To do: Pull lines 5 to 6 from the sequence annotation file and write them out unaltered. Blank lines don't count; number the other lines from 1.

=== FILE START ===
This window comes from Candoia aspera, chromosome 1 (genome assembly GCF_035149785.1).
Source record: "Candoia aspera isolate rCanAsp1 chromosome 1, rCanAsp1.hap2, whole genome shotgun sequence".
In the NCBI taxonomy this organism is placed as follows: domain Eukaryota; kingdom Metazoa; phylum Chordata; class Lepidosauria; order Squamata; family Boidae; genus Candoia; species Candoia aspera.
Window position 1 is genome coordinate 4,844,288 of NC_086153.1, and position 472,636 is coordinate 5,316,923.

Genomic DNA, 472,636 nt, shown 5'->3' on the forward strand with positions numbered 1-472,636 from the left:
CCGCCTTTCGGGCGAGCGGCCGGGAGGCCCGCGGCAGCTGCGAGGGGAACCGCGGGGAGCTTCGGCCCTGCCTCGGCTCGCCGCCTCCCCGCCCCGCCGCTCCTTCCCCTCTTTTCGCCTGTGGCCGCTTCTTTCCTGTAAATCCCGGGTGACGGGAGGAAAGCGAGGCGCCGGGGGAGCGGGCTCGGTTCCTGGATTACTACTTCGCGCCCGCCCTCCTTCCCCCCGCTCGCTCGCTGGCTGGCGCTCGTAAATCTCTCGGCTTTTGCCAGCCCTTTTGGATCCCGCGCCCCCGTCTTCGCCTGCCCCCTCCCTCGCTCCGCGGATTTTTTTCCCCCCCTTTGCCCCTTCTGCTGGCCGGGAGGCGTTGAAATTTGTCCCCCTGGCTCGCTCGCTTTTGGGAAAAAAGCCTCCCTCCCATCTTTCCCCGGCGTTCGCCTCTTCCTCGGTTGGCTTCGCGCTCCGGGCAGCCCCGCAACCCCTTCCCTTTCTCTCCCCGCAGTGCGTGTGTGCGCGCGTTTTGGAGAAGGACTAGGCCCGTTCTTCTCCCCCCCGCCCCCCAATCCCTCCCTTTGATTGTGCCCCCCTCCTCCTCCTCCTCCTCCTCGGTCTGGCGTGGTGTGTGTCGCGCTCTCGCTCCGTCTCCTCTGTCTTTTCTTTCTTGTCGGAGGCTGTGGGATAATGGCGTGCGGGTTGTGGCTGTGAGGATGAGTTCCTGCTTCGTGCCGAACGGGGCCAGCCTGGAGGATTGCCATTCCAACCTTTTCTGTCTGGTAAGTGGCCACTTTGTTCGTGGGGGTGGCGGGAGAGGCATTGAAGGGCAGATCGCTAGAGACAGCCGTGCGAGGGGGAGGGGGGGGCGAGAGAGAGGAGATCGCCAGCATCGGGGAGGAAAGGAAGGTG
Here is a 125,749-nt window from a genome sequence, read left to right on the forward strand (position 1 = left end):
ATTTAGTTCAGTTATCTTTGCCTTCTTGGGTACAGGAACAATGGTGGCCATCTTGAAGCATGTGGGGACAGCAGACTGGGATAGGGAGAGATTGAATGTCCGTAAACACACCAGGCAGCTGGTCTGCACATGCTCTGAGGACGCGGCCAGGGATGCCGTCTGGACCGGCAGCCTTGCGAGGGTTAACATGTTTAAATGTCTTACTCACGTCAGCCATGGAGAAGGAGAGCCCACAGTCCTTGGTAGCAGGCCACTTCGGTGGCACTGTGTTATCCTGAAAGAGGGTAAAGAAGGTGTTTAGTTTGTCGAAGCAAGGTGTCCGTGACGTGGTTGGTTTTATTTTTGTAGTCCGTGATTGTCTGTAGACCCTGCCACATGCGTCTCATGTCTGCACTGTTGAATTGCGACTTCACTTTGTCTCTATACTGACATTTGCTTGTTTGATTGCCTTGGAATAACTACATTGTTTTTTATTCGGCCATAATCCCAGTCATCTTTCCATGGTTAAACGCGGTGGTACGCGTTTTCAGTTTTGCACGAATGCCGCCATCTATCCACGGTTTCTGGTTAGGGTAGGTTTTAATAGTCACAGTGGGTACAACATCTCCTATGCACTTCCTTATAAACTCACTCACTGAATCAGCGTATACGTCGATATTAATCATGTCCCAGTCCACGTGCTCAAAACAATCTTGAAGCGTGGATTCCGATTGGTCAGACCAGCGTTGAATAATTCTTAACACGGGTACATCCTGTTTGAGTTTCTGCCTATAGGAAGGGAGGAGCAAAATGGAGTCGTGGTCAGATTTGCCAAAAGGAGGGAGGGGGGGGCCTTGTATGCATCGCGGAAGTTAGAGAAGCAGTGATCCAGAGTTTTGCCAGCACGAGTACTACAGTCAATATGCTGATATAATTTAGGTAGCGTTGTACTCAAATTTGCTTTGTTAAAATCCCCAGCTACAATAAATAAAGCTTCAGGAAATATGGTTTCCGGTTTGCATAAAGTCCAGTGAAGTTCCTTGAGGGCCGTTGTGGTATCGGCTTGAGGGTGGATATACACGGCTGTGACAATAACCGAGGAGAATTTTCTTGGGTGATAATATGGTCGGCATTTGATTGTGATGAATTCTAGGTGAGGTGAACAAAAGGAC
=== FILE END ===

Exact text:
Genomic DNA, 472,636 nt, shown 5'->3' on the forward strand with positions numbered 1-472,636 from the left:
CCGCCTTTCGGGCGAGCGGCCGGGAGGCCCGCGGCAGCTGCGAGGGGAACCGCGGGGAGCTTCGGCCCTGCCTCGGCTCGCCGCCTCCCCGCCCCGCCGCTCCTTCCCCTCTTTTCGCCTGTGGCCGCTTCTTTCCTGTAAATCCCGGGTGACGGGAGGAAAGCGAGGCGCCGGGGGAGCGGGCTCGGTTCCTGGATTACTACTTCGCGCCCGCCCTCCTTCCCCCCGCTCGCTCGCTGGCTGGCGCTCGTAAATCTCTCGGCTTTTGCCAGCCCTTTTGGATCCCGCGCCCCCGTCTTCGCCTGCCCCCTCCCTCGCTCCGCGGATTTTTTTCCCCCCCTTTGCCCCTTCTGCTGGCCGGGAGGCGTTGAAATTTGTCCCCCTGGCTCGCTCGCTTTTGGGAAAAAAGCCTCCCTCCCATCTTTCCCCGGCGTTCGCCTCTTCCTCGGTTGGCTTCGCGCTCCGGGCAGCCCCGCAACCCCTTCCCTTTCTCTCCCCGCAGTGCGTGTGTGCGCGCGTTTTGGAGAAGGACTAGGCCCGTTCTTCTCCCCCCCGCCCCCCAATCCCTCCCTTTGATTGTGCCCCCCTCCTCCTCCTCCTCCTCCTCGGTCTGGCGTGGTGTGTGTCGCGCTCTCGCTCCGTCTCCTCTGTCTTTTCTTTCTTGTCGGAGGCTGTGGGATAATGGCGTGCGGGTTGTGGCTGTGAGGATGAGTTCCTGCTTCGTGCCGAACGGGGCCAGCCTGGAGGATTGCCATTCCAACCTTTTCTGTCTGGTAAGTGGCCACTTTGTTCGTGGGGGTGGCGGGAGAGGCATTGAAGGGCAGATCGCTAGAGACAGCCGTGCGAGGGGGAGGGGGGGGCGAGAGAGAGGAGATCGCCAGCATCGGGGAGGAAAGGAAGGTG